What happens to people critically ill without the ACA in Maine?
BY RAMONA DU HOUX
January 5th, 2014
by State Senator John Patrick of Rumford
We are just a few days into 2014. For many of us, ringing in a new year is the marker of new beginnings. Often, we make new year’s resolutions that include a pledge to be healthier. For many, we are fortunate: accessing health care and getting our medical needs tended to is not met with obstacles and challenges. But, for the tens of thousands of Mainers who don’t have health insurance and can’t afford the out-of-pocket expense of going to the doctor, getting basic health care is often saved just for emergencies.
When folks can’t get the care they need, more serious health problems often arise and the quality, and sometimes even the length of their life, is diminished. For 3,000 veterans and tens of thousands of other Mainers, New Year’s Day was not likely a day for celebration. It was the day they lost their existing MaineCare health insurance.
What is going to happen to those folks who are in the middle of treatment for cancer or diabetes? What about those who have a heart condition? What choices do they now have?
Next week, the Legislature returns to work and we will, once again, have the opportunity to do something to help Mainers who lack basic health care.
At no cost to Maine taxpayers, we can accept the federal government’s offer to expand MaineCare health insurance to 70,000 of our neighbors. The federal government will pick up 100 percent of the costs for the first three years, and then will gradually ratchet down to no less than 90 percent of the costs.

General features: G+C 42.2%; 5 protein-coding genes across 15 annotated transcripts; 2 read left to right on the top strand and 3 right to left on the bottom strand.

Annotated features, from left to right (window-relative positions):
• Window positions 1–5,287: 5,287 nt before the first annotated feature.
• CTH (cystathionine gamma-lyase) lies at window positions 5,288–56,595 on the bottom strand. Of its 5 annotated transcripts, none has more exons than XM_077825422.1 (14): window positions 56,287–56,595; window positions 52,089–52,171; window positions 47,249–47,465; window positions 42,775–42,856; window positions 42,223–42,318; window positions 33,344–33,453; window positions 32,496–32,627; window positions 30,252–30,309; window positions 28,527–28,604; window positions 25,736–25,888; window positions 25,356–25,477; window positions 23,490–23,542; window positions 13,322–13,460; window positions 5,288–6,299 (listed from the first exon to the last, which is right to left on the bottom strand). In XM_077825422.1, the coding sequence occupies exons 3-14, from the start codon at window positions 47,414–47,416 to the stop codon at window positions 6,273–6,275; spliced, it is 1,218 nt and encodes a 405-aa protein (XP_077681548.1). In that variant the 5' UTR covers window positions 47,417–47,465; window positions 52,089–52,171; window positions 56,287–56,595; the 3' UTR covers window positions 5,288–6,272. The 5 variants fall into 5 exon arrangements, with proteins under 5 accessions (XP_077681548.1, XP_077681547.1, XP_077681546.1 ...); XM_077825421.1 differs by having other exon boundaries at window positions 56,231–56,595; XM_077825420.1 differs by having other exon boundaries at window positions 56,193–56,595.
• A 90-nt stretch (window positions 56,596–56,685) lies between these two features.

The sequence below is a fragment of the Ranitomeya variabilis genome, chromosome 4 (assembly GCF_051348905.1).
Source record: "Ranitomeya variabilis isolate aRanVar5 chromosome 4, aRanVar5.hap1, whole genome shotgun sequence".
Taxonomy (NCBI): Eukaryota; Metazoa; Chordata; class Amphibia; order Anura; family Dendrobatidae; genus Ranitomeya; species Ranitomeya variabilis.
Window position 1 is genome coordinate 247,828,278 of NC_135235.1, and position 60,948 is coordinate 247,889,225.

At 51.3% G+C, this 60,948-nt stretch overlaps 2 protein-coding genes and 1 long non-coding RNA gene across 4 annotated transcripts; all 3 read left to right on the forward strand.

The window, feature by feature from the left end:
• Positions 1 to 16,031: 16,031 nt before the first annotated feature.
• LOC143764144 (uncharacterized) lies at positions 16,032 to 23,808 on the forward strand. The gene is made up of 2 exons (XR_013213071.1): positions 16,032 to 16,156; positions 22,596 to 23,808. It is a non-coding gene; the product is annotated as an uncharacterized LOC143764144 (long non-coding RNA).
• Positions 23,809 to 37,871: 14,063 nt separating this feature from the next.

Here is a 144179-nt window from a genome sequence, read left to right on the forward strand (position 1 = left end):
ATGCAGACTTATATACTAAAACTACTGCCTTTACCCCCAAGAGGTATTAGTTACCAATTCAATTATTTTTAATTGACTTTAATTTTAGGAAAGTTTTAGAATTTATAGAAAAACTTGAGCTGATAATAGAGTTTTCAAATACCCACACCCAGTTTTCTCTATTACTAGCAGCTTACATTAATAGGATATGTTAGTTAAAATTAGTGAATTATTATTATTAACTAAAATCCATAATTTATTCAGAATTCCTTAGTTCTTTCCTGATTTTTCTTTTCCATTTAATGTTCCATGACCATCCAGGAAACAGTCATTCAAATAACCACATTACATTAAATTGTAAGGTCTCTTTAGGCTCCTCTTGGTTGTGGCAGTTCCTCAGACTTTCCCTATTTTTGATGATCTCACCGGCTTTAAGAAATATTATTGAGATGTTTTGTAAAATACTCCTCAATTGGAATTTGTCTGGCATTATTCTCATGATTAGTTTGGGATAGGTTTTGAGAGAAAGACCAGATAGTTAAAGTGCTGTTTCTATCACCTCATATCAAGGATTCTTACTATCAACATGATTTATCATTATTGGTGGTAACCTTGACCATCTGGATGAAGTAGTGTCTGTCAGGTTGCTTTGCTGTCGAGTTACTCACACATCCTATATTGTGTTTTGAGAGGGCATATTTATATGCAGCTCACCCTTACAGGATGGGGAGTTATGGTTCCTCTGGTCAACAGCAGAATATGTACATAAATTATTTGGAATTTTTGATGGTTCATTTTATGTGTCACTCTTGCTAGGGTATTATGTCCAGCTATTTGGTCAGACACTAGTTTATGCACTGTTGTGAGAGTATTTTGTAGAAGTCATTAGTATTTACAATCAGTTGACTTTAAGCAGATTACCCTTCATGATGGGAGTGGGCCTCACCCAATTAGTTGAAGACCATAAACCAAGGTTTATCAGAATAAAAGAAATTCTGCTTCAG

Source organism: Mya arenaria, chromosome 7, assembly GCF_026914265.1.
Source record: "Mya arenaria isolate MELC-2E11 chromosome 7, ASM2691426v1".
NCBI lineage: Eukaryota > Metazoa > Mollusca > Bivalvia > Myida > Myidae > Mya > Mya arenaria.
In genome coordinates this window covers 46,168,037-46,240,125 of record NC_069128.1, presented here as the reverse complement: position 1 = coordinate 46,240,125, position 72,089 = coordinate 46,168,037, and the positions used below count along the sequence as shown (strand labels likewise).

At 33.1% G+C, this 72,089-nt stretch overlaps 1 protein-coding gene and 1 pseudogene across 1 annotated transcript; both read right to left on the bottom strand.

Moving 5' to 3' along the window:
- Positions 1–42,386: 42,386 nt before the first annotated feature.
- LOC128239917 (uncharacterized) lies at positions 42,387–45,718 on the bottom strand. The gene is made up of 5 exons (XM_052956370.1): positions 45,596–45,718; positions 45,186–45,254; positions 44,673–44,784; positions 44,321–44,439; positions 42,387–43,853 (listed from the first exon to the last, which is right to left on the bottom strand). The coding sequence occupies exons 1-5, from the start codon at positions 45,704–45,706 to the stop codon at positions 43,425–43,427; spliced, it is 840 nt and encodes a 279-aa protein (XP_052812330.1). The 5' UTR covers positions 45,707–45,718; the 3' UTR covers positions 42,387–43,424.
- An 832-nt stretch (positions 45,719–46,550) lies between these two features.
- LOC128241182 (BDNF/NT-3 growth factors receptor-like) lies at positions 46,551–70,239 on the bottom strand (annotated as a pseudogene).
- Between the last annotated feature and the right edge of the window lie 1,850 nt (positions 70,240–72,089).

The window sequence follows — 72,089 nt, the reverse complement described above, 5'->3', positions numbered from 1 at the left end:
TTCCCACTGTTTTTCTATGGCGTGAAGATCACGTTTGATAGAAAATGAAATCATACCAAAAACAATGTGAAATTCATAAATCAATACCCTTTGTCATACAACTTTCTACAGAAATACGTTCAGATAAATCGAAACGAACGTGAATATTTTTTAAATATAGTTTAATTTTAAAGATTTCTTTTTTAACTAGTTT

Additionally, if after the first three years, Mainers decide the program isn’t working, we can opt out — with no penalties. Imagine how many lives we can save and improve, and made healthier, by just giving this deal a chance.
While the Affordable Care Act is a good first step in ensuring more Americans have access to the health care they need, states need to step up to the plate and do their part to ensure the people in their states, who may have fallen through the cracks, have a chance at basic health care.
Fortunately, the federal government has made it easy: Maine could do as 25 other states and the District of Columbia have already done: accept the federal government’s offer to expand MaineCare health insurance.
Even other conservative governors have accepted this deal to help the folks in their states — and so too should Governor LePage. It is time for him to put aside politics and instead do what’s morally and economically right for the people of Maine.
Accepting this deal will save Maine $690 million over the next ten years, create more than 3,000 health-care jobs, and inject $250 million into our economy.
The truth is, this deal is not about whether or not you like the Affordable Care Act. It is about ensuring 70,000 of our neighbors have access to the care they need, creating health care jobs, and saving money.
Every family should have a family doctor, and no one should have to fear that a medical emergency may lead to bankruptcy. Accepting this deal brings us one step closer to making that goal a reality.